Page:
Levy: Such critics are either woefully uninformed, or they may well have an agenda to undermine the acceptance of vitamin C, which could certainly replace or make irrelevant a great deal of expensive and often toxic prescription drugs. Either way, it can be reasonably asserted that there is no nutrient or vitamin that has been researched more in the history of medicine than vitamin C. Well over 50,000 significant studies on vitamin C have been published on PubMed over the past 50+ years.
Furthermore, these same critics persist in making assertions that so little of what vitamin C can do has been established by “randomized, placebo-controlled, and double-blind” clinical trials, while ignoring the fact that the same standard is not met by most prescription drugs. Also, such assertions attempt to ignore that such clinical trials are not the only way to establish the effectiveness and safety of any given medicine and/or nutrient. Even when vitamin C therapy is given and resolves 95–100% of infectious disease patients in a few days, it is denigrated as an “anecdote, ” even when the typical course of such a disease virtually never resolves when treated by traditional medicine.
It is important to remember that when a doctor administers something, makes an educated clinical evaluation and then publishes that information, that is a “case report,” not an anecdote. Many prescription drugs would do well to have that “little”
degree of validation.
Passwater: Are there many studies on vitamin C and disease treatment?
Levy: Absolutely. In addition to Dr. Klenner, who led the way, many other clinicians have added their experience to the medical literature. But it is important to note that the response of most infections and toxin exposures to properly dosed vitamin C is so dramatic, there simply do not exist clinical trials of patients with life-threatening conditions being denied vitamin C therapy for the purpose of a double-blinded or placebo-controlled study. No clinician in his or her right mind would deprive a patient of the life-saving abilities of vitamin C to achieve this end. Also, very many incredibly impressive papers end with the authors suggesting that “more research” is needed before vitamin C can actually be recommended for treating a condition that it has been documented to repeatedly cure, particularly considering the lack of toxicity of vitamin C. What are the authors really thinking or recommending? I couldn’t tell you for sure; you decide.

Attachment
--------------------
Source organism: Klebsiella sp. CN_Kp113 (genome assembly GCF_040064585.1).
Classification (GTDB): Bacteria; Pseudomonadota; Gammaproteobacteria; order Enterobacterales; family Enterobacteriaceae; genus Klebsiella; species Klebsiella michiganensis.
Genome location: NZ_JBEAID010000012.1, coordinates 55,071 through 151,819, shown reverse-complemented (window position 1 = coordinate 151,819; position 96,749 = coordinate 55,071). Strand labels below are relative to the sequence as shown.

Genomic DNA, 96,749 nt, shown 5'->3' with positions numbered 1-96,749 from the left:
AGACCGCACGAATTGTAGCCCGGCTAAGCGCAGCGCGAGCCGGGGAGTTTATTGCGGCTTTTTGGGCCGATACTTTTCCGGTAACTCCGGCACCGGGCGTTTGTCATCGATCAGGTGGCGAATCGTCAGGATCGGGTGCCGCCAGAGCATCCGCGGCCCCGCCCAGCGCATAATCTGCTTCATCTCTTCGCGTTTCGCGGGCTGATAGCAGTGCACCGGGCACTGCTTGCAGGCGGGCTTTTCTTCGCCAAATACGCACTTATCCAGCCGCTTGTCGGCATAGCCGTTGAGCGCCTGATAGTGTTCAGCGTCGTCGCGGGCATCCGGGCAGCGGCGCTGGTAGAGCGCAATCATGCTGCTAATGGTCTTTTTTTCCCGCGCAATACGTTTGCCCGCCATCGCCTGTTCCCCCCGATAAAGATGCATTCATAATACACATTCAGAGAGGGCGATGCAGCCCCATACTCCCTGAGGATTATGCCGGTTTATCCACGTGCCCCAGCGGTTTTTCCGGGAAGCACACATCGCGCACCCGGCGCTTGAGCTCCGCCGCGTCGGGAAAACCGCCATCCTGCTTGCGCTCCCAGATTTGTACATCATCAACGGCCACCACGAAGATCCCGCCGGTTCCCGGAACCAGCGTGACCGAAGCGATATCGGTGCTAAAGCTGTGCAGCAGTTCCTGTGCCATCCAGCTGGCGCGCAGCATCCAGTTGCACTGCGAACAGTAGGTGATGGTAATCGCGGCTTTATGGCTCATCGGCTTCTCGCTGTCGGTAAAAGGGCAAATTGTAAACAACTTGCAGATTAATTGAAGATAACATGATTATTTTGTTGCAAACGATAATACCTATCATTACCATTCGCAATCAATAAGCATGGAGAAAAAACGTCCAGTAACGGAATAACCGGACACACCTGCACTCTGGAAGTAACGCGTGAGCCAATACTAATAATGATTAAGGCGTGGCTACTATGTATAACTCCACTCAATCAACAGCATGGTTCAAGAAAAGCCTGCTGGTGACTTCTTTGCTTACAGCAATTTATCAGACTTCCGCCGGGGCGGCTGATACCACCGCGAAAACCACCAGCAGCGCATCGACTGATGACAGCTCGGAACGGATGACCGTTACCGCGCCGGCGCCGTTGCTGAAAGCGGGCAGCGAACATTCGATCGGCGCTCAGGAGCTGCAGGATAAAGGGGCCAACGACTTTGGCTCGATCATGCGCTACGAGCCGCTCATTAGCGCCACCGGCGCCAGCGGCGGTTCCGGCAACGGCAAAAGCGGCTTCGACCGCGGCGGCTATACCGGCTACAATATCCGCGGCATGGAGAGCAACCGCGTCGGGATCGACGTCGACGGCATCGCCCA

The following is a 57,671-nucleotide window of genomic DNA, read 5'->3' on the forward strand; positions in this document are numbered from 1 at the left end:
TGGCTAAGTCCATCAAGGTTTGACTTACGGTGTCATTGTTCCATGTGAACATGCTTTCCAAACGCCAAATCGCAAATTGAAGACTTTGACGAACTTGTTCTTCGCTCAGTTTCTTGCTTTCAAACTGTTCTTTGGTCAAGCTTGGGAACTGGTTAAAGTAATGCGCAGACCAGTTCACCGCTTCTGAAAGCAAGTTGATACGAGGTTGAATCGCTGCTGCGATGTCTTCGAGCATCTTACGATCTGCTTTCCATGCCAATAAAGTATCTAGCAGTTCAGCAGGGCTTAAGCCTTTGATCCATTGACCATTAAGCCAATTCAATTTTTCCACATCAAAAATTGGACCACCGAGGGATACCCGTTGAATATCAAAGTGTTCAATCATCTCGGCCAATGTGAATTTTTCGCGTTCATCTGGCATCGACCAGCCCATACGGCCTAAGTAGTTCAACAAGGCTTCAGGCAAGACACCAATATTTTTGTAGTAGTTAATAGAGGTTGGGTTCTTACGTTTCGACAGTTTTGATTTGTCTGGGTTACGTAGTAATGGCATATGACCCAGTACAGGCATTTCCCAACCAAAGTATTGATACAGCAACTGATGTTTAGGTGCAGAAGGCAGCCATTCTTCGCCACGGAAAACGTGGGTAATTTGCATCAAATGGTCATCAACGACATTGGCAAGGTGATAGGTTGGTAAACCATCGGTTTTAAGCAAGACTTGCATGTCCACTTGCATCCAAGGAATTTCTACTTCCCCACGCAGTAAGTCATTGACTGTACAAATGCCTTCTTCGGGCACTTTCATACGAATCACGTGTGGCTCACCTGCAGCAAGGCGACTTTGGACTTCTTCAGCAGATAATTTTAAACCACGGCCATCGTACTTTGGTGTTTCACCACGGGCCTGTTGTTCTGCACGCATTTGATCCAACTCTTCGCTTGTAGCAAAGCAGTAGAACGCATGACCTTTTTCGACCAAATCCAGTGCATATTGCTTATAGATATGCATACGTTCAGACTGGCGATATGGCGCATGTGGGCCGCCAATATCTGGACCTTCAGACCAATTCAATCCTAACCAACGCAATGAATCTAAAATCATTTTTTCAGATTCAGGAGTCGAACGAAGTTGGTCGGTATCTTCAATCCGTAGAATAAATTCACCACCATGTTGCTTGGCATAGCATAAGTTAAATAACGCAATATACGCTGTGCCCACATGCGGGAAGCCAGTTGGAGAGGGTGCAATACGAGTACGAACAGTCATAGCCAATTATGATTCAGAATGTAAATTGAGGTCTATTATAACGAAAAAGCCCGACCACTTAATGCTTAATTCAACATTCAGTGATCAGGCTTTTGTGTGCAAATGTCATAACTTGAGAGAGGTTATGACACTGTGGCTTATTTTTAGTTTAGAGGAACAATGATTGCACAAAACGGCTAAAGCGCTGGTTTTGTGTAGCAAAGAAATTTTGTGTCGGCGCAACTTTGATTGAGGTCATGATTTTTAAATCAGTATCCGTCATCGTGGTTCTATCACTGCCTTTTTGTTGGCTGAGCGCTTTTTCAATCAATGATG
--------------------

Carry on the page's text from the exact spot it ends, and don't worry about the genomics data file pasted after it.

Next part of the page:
Passwater: In spite of so many miraculous cures using injectable vitamin C, why is this simple and inexpensive procedure not widely used by orthodox medicine as it is in orthomolecular medicine?
Levy: As mentioned, critics commonly assert that there are no vitamin C studies, not even bothering to make their falsehoods more believable by stating the equally ridiculous assertion that there might be “very few” studies of use to the clinician. Somewhat akin to this, critics like to assert that there is no evidence that vitamin C even has any significant clinical value at all. Then, after assailing vitamin C from these two angles, the most-repeated, and equally false assertions, continue to appear, namely that vitamin C is either not safe in general, or that it causes kidney stones. This, of course, always completely ignores the fact that there is no established toxicity level of vitamin C that someone can ingest, or the fact that in patients with normal kidney function, vitamin C actually prevents kidney stone formation and even helps to resolve pre-existing stones.
Critics also like to say that vitamin C needs are met when a properly balanced diet is consumed, which completely ignores the entire body of work of what Dr. Klenner demonstrated with larger amounts of vitamin C. The assertion is also made that supplementation with vitamin C just “makes expensive urine.” Of course, nothing is completely absorbed, but the critics like to abandon science or just make trite, irrelevant comments whenever possible to make a joke rather than make a scientific point.
Finally, perhaps most maddening is the assertion often heard that, “If vitamin C worked, we’d all be using it.” It’s really hard to make a straightforward response to a statement so completely devoid of intellect. Modern medicine, collectively, will not use vitamin C, and then its many practitioners use that refusal as an argument against trying it!? Oh, well, so much for science-based medicine…
Dr. Richard Passwater is the author of more than 45 books and 500 articles on nutrition. Dr. Passwater has been WholeFoods Magazine’s science editor and author of this column since 1984. More information is available on his Web site, www.drpasswater.com.
1. G.S. Martin et al., “The Epidemiology of Sepsis in the United States from 1979 through 2000,” N. Engl. J. Med. 348, 1546–1554 (2003).
2. D.C. Angus et al., “Epidemiology of Severe Sepsis in the United States: Analysis of Incidence, Outcome and Associated Costs of Care,” Critical Care Med. 29 (7), 1303–1310 (2001).
3. K.A. Wood and D.C. Angus, “Pharmacoeconomic Implications of New Therapies in Sepsis,” PharmacoEconomics. 22 (14), 895-906 (2004).